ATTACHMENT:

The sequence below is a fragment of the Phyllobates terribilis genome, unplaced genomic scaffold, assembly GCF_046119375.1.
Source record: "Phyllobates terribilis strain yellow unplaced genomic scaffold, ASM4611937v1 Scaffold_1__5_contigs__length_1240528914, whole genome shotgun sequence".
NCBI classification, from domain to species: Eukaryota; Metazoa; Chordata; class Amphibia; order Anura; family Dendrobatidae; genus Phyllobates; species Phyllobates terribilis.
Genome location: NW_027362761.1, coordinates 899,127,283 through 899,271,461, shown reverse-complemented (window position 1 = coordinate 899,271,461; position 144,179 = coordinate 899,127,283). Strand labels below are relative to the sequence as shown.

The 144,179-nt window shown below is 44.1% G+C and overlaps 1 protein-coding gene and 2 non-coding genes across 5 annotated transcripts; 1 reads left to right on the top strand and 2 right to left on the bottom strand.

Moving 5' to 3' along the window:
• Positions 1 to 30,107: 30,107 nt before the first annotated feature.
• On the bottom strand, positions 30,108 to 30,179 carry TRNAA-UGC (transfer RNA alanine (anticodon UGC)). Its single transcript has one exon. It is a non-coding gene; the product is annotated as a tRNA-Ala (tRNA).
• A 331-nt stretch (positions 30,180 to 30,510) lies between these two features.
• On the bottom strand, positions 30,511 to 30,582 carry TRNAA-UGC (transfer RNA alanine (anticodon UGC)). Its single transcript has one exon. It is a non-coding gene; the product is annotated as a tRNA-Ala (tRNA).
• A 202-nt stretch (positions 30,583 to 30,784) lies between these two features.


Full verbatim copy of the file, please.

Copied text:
The sequence below is a fragment of the Phyllobates terribilis genome, unplaced genomic scaffold, assembly GCF_046119375.1.
Source record: "Phyllobates terribilis strain yellow unplaced genomic scaffold, ASM4611937v1 Scaffold_1__5_contigs__length_1240528914, whole genome shotgun sequence".
NCBI classification, from domain to species: Eukaryota; Metazoa; Chordata; class Amphibia; order Anura; family Dendrobatidae; genus Phyllobates; species Phyllobates terribilis.
Genome location: NW_027362761.1, coordinates 899,127,283 through 899,271,461, shown reverse-complemented (window position 1 = coordinate 899,271,461; position 144,179 = coordinate 899,127,283). Strand labels below are relative to the sequence as shown.

The 144,179-nt window shown below is 44.1% G+C and overlaps 1 protein-coding gene and 2 non-coding genes across 5 annotated transcripts; 1 reads left to right on the top strand and 2 right to left on the bottom strand.

Moving 5' to 3' along the window:
• Positions 1 to 30,107: 30,107 nt before the first annotated feature.
• On the bottom strand, positions 30,108 to 30,179 carry TRNAA-UGC (transfer RNA alanine (anticodon UGC)). Its single transcript has one exon. It is a non-coding gene; the product is annotated as a tRNA-Ala (tRNA).
• A 331-nt stretch (positions 30,180 to 30,510) lies between these two features.
• On the bottom strand, positions 30,511 to 30,582 carry TRNAA-UGC (transfer RNA alanine (anticodon UGC)). Its single transcript has one exon. It is a non-coding gene; the product is annotated as a tRNA-Ala (tRNA).
• A 202-nt stretch (positions 30,583 to 30,784) lies between these two features.